I also learned so much about those who are still living. For example, I learned that Yvonne Smith—who I’ve known superficially for several years—used to break into the State Hospital in her area to hand out recovery brochures. (This is my absolute favorite story I heard throughout this whole project, and I’ve vowed to share it as far and wide as I can.) I found out that Denise Camp—who I met so many years ago at a gathering at the Substance Abuse and Mental Health Services Administration (SAMHSA) and then saw again when she attended a training I was facilitating in Maryland—was actually the first Black graduate from Rensselaer Polytechnic institute’s Biomedical Engineering department, and that she had a whole career as an engineer before finding her way to this work. And Denise introduced me to Wali Mutazammil, one of the first Black people to become an Advanced Level Wellness Recovery Action Planning (WRAP) facilitator and the first to bring WRAP to Africa. (Wali and I are now Facebook friends, and he’s keeping me abreast of his current travels through Ghana, parts of Malaysia, and beyond.)
I’ve learned so much, and yet there’s still so much to be learned. But, perhaps the most important lesson was this: Our movement isn’t nearly as skewed white as I thought, unless the whole movement is to be defined by its platforms (which should never be the case).
Now, this project is not without its flaws. One person we’d hoped to include in the exhibit refused participation because the project is rooted in white supremacy. In other words, in a society that was fully just, no exhibit would need to be race-specific (never mind further legitimizing the social construct that is race overall) because everyone would be recognized and lifted up together, their recognition based on accomplishments without regard for identities or skin colors. No counterbalance to the default flood of white voices would be needed.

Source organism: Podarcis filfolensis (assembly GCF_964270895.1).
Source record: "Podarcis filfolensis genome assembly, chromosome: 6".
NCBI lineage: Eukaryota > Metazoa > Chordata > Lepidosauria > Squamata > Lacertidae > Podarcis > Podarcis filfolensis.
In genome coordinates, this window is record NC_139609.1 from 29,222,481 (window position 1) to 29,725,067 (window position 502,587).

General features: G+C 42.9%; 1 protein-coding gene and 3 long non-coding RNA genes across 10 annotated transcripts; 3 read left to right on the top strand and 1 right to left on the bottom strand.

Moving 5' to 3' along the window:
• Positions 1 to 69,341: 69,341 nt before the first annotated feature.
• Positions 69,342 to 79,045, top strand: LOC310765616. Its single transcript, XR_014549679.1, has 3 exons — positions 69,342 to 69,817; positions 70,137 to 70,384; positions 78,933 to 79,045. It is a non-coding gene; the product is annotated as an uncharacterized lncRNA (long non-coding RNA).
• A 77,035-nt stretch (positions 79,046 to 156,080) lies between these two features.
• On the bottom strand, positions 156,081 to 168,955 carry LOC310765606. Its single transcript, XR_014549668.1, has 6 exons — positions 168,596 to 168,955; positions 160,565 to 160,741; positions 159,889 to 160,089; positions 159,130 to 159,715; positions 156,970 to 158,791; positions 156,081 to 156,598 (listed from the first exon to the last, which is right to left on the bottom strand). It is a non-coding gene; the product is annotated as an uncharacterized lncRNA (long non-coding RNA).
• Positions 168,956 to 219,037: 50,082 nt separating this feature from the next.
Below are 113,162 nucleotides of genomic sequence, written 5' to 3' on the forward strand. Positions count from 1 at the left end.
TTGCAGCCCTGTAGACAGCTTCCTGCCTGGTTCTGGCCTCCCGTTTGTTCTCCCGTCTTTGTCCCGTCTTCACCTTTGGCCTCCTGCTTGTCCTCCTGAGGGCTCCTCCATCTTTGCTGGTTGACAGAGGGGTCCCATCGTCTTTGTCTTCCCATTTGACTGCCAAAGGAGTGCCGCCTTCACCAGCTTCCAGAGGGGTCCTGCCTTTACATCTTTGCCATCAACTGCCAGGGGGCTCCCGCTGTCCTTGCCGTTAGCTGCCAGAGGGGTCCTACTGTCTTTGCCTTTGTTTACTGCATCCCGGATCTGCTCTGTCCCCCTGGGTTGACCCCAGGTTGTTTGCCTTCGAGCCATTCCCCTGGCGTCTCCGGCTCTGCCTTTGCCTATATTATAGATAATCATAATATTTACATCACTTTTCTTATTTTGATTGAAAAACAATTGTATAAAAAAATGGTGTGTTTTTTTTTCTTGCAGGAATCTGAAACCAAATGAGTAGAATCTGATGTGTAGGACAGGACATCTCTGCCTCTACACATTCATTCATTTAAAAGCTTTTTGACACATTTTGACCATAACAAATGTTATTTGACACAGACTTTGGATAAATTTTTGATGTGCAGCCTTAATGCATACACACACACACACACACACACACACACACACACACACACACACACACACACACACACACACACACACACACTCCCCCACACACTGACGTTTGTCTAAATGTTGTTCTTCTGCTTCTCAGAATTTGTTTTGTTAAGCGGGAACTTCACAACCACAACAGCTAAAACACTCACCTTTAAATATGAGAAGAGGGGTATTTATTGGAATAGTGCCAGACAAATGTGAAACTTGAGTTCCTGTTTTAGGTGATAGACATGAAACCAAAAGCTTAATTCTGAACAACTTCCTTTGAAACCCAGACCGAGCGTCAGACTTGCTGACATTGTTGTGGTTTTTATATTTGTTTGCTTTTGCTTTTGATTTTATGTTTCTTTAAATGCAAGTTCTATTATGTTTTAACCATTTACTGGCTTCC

This is undeniably true, and yet it’s just not where we are at. In addition to learning people’s stories, one of the other things that perhaps struck me hardest throughout this process is when one of my co-collaborators confessed he’d been moved to tears by all the names we were gathering and how many of them he didn’t know. He shared that he previously had only been told of the white movement figures who had supposedly paved the way forward for him and so many others.
Making these spaces is imperfect, but I believe it makes a difference, the true impact of which will only be felt if we all take on carrying these names and stories forward beyond this exhibit and into our day-to-days.
I hope you will join us in doing just that.
On-line exhibit: www.blackmovementleaders.info
In-person exhibit in Southeast MA: Tuesday, February 21 through Friday, February 24, 2023 at the Gallery at the Co-Creative Center, 137 Union Street, New Bedford (Open to the public from 10am to 4pm or by appointment)
In-person exhibit in Western MA: Tuesday, February 21 through February 28, 2023 at La Brega, 199 High Street, Holyoke (Open to the public Monday through Thursday from 12pm to 4pm)
In-person exhibit in CT: Tuesday, February 21 through February 28, 2023 and beyond until further notice at New Life II, 117 West Main Street, New Britain (Open to the public Monday through Friday, 9:30am to 5pm)
*“Movement” here refers to several overlapping movements of people with psychiatric histories including but not limited to the psychiatric survivor, Consumer/Survivor/Ex-patient (C/S/X), recovery, disability justice, civil and human rights, and peer support movements.
Mad in America hosts blogs by a diverse group of writers. These posts are designed to serve as a public forum for a discussion—broadly speaking—of psychiatry and its treatments. The opinions expressed are the writers’ own.